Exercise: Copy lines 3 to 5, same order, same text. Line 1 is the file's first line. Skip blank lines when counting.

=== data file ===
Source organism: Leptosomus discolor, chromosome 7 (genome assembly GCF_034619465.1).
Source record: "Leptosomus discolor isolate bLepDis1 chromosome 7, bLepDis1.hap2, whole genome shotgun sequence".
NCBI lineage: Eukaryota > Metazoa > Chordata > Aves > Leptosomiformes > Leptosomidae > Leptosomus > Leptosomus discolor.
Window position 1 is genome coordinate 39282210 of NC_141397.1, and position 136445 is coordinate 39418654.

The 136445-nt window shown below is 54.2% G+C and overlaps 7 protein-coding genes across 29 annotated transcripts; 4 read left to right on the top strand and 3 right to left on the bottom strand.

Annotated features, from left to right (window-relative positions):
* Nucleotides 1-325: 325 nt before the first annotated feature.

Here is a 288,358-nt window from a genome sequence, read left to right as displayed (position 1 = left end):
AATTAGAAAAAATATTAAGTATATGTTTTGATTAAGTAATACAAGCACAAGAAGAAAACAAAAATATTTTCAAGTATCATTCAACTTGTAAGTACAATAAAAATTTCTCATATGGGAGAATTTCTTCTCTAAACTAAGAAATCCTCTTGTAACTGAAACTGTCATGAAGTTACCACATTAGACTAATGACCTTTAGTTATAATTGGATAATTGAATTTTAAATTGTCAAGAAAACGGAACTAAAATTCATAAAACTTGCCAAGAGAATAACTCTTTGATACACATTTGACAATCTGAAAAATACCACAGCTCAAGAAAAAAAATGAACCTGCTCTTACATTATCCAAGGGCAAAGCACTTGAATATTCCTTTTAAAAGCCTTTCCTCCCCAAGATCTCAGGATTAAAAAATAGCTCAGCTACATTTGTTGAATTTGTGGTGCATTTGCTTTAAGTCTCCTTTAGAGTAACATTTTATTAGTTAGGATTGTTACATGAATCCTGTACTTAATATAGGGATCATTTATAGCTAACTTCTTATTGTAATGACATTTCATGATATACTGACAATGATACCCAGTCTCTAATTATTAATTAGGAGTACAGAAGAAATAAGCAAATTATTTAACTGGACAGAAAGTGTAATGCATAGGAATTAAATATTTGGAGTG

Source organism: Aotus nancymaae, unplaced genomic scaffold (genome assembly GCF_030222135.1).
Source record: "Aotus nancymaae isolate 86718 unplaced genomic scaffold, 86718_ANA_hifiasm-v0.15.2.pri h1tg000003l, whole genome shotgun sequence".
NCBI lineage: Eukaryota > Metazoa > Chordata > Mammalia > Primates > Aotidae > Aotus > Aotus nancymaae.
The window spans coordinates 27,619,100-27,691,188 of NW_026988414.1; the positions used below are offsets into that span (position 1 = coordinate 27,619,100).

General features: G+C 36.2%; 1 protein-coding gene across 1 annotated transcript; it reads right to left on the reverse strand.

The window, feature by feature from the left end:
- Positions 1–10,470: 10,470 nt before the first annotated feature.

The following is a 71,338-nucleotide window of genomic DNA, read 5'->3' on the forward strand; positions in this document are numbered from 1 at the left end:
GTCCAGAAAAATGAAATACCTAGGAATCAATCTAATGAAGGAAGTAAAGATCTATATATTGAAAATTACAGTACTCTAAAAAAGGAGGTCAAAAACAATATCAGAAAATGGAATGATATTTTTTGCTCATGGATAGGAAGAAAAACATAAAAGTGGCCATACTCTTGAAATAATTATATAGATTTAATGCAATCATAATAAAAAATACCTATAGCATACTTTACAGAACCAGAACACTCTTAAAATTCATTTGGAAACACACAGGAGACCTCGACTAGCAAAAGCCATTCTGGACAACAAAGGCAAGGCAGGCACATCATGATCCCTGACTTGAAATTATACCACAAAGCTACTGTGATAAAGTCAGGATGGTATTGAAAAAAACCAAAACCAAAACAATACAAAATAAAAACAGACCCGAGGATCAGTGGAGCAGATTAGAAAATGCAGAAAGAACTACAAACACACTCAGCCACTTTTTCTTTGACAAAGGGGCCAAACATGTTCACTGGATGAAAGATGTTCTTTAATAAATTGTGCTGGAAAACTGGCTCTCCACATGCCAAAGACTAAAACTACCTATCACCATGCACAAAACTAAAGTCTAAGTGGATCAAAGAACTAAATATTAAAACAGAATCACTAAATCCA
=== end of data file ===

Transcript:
NCBI lineage: Eukaryota > Metazoa > Chordata > Aves > Leptosomiformes > Leptosomidae > Leptosomus > Leptosomus discolor.
Window position 1 is genome coordinate 39282210 of NC_141397.1, and position 136445 is coordinate 39418654.

The 136445-nt window shown below is 54.2% G+C and overlaps 7 protein-coding genes across 29 annotated transcripts; 4 read left to right on the top strand and 3 right to left on the bottom strand.